Faux leather has been around for several years now and is growing in popularity. But what is it and why is it a good alternative? It looks like leather, feels similar to leather and has many of the same attributes. Manufacturers say it will outperform leather in terms of wear and reliability. Even fashion brands like Matt  & Nat and von Holzhausen use create products out of vegan leather. And, it weighs less than leather, a consideration when it comes to fuel economy and battery electric efficiency. These are the main types of vegan leather:

  1. Synthetic Vegan Leather, also known as faux leather or leatherette. One of the cheaper alternatives to animal leather, synthetic leather is made from petroleum-based materials. It is sometimes referred to as “pleather” (plastic leather). This leather is fossil fuel intensive, which in turn is still bad for the environment, but these materials have a long use life; once installed in a car, it’s likely decades before it reaches the landfill
  2. Reclaimed Vegan Leather, which is made from post-consumer plastics, reclaimed ocean plastic, and other waste materials, is growing in popularity
  3. Natural Vegan Leather, which is made from organic matter (think of fruit byproducts like orange or apple peels, cactus, algae (kelp), pineapple leaves, cork, mushrooms and even paper). Compared to synthetic leather, natural leather is more sustainable and of better quality
A View Of The Front Seat In The Genesis Gv60

It’s luscious, it’s glowing and it’s sustainable: The Genesis GV60 vegan leather interior. Photo: Scotty Reiss

Pros to Vegan Leather

  • It is environment and animal friendly
  • It is sustainable and more economical
  • Less waste, as it can be made to order, all cuts are made according to a designer’s orders
  • Requires fewer toxic chemicals to produce it
  • Easy to maintain, shows less stains, and is waterproof

Other options include cork leather (harvested without harm to trees), Desserto, a material made from cacti plants, pineapple leaves that are readily available, as well as algae (kelp), also readily available, none of which are devastating to the rainforest.

Is Responsible Leather a Thing?

Of course – though we are waiting for it to be widely used in cars. The Leather Working Group is working with car companies including BMW and Bentley to help them create sustainable standards for leather interiors, including rating tanneries based on energy and water use, chemical disposal, and carbon emissions, as well as tracing and monitoring the entire supply chain. And companies like Elfa Leather, which uses leather by-products to create leather are rising in popularity. Soon we should start to see information on sustainable leather interiors in our cars, too.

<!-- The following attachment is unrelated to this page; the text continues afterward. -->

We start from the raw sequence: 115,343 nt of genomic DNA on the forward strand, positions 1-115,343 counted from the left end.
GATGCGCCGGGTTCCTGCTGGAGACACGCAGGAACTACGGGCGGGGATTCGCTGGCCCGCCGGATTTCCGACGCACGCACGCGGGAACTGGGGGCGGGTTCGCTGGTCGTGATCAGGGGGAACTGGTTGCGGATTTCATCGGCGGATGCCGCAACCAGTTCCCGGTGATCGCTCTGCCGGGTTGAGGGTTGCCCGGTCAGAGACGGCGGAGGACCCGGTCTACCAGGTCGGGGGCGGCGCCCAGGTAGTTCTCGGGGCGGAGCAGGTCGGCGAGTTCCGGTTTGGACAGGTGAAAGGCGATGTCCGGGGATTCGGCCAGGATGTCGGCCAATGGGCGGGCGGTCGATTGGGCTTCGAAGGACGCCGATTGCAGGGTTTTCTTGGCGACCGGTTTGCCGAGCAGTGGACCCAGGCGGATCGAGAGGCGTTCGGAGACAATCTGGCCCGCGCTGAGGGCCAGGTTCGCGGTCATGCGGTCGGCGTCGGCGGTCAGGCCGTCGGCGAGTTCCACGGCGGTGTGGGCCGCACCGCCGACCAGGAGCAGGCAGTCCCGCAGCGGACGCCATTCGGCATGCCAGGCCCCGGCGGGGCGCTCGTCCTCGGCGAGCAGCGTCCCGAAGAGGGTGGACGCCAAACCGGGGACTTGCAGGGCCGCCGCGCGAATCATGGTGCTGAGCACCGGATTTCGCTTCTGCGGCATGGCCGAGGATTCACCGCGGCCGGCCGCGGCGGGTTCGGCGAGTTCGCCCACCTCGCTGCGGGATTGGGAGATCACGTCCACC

Door Jewelry? Yes Please! The Crystal Door Controls On The Bmw Ix

“Leather” door panels on the BMW iX are the companies SensaTec upholstery. Photo: Scotty Reiss

No Shame in Going Synthetic

BMW would agree. The company has stepped up the use of SensaTec faux leather. Toyota would say so too: The company’s SofTex leatherette is a standard in many models – and so convincing you might not know it’s not leather. Most electric cars, including those from Genesis, Lexus, Audi, Ford, GMC and more only feature leatherette; real leather is not an option.

Many of these new technologies are promising, not just for their resilient and sustainable solutions, but for the use of materials we already have access to. And, the rainforest being saved, which also translates to your dollars being saved – not too bad.

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I teach 6th grade social studies, travel the world in the summer, write auto/moto news between grading papers and... More about Tabatha Chovanetz